Nearly two years in the making, the city of Birmingham has unveiled a proposed comprehensive plan that addresses all areas of development in the Magic City over the next 20 years.
The Birmingham Comprehensive Plan addresses issues such as transportation, community development, economic development, housing, environment, parks and land use. The plan is being considered a strategic framework to guide future administrative, legislative and financial decisions to improve the city of Birmingham.
“The 2012 City of Birmingham Comprehensive Plan puts the city on a new strategic path for the 21st century towards a renaissance of city neighborhoods, a strong economy with more jobs, and more opportunity and quality of life for all,” the plan’s executive summary reads.
“It’s basically our guide, our road map to the future of Birmingham,” said Tom Magee, chief planner for the city of Birmingham.
A copy of the plan can be viewed here.
Copies of the plan can also be viewed at libraries in Avondale, Central, Eastwood, East Ensley, East Lake, Five Points West, North Birmingham, Springville Road and West End, as well as in the city planning offices on the fifth floor of City Hall. The public has been invited to leave comments on the plan via email through the plan’s website or on comment sheets at one of the libraries. The city is accepting comments through the month of March.
The Birmingham Planning Commission has scheduled a public hearing April 4 at 6 p.m. in the third-floor City Hall Council chambers, 710 20th Street North. If the commission approves the plan, it will go before the City Council for a vote.
It’s the city’s first comprehensive plan since 1961, and it’s first to involve the community. The plan was developed over the past 20 months through a series of community meetings, open houses, public forums and small group sessions to determine from those who live work and own businesses in Birmingham the major concerns and issues facing the city. Nearly 2,300 people were involved in discussions during the formulation of the plan.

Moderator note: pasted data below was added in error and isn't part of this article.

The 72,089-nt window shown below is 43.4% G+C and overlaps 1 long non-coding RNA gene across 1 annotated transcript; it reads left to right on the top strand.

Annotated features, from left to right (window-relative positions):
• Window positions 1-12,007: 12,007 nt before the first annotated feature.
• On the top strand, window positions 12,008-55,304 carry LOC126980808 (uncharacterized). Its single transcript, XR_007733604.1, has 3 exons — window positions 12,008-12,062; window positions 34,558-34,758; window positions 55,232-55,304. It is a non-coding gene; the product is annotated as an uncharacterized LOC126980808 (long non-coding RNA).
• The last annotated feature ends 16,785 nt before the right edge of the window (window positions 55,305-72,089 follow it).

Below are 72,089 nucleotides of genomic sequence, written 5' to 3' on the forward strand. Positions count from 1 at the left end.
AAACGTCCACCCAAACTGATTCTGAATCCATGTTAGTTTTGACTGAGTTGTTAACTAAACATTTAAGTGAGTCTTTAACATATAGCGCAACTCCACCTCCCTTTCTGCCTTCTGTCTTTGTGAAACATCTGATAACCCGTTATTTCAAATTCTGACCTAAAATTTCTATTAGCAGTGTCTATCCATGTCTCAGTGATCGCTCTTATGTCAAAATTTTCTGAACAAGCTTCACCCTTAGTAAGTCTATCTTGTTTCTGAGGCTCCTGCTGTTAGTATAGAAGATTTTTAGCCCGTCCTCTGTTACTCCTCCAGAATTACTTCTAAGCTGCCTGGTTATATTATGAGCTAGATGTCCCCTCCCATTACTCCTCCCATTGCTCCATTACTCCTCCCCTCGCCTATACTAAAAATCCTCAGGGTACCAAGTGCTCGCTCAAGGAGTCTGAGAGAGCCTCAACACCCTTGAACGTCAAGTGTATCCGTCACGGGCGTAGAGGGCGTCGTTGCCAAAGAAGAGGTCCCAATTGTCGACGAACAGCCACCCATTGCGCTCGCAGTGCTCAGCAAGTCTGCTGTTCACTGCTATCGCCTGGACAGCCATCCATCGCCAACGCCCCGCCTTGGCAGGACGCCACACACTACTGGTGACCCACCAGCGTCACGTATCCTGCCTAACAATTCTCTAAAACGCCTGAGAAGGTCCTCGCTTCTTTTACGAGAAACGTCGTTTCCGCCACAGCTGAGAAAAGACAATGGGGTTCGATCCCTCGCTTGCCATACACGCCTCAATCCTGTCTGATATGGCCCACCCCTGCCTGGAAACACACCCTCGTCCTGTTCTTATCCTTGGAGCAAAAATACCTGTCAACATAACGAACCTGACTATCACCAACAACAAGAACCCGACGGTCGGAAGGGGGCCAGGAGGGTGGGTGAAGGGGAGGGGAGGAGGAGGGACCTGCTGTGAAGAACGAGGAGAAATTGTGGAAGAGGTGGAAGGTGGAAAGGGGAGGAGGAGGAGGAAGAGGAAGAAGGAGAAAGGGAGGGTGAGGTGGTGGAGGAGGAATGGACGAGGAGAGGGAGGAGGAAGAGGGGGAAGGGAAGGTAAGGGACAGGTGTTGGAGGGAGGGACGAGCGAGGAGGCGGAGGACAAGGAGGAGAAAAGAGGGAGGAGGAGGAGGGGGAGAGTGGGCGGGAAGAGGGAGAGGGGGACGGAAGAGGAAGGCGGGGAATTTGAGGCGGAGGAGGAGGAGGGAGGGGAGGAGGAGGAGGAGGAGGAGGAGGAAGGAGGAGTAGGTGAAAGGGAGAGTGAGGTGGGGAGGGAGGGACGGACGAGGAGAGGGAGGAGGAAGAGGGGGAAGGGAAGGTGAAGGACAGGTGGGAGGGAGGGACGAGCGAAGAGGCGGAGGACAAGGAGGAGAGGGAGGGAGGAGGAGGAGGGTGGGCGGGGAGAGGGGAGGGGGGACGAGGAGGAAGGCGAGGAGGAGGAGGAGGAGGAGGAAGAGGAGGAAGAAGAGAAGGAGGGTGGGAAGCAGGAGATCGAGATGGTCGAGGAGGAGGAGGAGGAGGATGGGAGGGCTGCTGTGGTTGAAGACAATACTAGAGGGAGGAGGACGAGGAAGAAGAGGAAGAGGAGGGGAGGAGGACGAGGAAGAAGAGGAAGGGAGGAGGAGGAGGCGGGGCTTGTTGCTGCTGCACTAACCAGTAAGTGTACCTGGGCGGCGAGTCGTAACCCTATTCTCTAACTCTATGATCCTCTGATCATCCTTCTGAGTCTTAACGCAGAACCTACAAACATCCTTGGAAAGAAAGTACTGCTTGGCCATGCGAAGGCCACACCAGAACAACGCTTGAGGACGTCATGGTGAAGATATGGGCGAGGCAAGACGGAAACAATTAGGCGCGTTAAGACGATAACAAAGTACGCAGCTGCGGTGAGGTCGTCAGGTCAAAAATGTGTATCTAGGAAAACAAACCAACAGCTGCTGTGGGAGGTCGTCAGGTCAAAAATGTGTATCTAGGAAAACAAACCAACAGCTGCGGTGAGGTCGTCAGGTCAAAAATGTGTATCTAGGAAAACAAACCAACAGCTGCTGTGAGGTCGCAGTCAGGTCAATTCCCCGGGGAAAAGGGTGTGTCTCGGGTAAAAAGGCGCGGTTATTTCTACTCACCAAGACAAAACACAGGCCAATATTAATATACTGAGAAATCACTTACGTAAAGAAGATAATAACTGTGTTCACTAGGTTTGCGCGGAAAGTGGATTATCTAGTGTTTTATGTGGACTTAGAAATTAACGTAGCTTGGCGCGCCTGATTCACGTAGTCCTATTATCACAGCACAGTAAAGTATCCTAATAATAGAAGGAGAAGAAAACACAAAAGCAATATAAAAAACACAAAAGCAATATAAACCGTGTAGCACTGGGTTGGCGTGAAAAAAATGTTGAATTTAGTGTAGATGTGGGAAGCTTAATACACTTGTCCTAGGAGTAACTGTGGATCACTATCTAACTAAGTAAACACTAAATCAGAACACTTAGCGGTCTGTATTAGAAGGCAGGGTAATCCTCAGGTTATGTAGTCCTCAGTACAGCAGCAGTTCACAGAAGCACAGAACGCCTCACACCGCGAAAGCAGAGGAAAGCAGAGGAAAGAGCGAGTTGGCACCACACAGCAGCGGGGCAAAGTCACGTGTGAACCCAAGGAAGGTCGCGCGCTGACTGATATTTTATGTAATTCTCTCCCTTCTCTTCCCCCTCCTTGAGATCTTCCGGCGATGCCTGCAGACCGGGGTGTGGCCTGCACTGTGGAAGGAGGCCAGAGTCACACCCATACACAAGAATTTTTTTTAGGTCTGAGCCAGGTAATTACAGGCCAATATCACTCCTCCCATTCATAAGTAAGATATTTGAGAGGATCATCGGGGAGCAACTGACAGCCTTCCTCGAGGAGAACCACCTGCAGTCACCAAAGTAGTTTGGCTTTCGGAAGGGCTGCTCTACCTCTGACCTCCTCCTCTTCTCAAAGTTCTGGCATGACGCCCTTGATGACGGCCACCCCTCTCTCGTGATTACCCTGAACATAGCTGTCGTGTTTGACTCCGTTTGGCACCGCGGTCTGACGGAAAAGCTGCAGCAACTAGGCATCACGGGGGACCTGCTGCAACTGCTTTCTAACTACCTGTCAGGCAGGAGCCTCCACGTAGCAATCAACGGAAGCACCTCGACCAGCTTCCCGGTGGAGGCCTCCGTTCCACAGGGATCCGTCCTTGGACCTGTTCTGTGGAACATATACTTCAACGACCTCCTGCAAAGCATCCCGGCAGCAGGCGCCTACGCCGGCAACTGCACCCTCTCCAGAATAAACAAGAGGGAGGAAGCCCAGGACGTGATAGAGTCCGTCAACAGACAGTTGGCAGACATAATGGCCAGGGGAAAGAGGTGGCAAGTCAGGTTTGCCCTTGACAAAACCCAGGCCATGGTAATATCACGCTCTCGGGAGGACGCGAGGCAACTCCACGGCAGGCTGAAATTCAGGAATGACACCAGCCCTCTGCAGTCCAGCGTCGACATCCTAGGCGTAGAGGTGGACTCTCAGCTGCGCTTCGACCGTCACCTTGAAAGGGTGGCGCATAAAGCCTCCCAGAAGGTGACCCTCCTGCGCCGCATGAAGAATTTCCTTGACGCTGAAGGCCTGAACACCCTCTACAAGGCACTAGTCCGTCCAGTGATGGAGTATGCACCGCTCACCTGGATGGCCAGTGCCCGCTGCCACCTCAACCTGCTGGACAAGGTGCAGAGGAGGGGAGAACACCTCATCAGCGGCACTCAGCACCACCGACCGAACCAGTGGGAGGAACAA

The drafted plan offers 10 “game-changing strategies” for the city’s future. Those strategies include:
- preparing students and workers for the 21st century through high quality career education and a coordinated workforce development system;
- strengthening and promoting Birmingham’s entrepreneurial ecosystem;
- creating transit-ready urban villages;
- investing in complete streets, marked bicycle routes and well maintained parks;
- creating a Downtown Connections Plan to link all attractions and neighborhoods in downtown, and
- accelerating through a city redevelopment authority and land bank and a comprehensive property information system.
The plan includes a detailed implementation strategy which sets specific actions to take to reach the overall goals outlined in the comprehensive document. Some of the implementation strategies will be short term, some will be long term, Magee said. “It’s a 20-year plan. Everything in the plan can’t be accomplished right away.”
Magee also said that for the plan to work, all segments of the community will have to buy into it. “It’s got to be a buy-in not just from government but from private citizens, businesses, civic leaders, neighborhood leaders, and the corporate community. They’ve got to buy-in and say ‘This is how we want to grow. This is how we want to go in the next 20 years in Birmingham.”
The plan calls for a Comprehensive Plan Advisory Committee, which will consist of citizens who act as stewards to make sure the plan is moving through the process of implementation. Annual public hearings will be held to monitor progress of the plan.
“The plan will be used in capital improvement planning, work plans, and to guide land use decision making,” an executive summary states. “Partnerships with residents, businesses, medical and educational institutions and nonprofits will be critical to success.”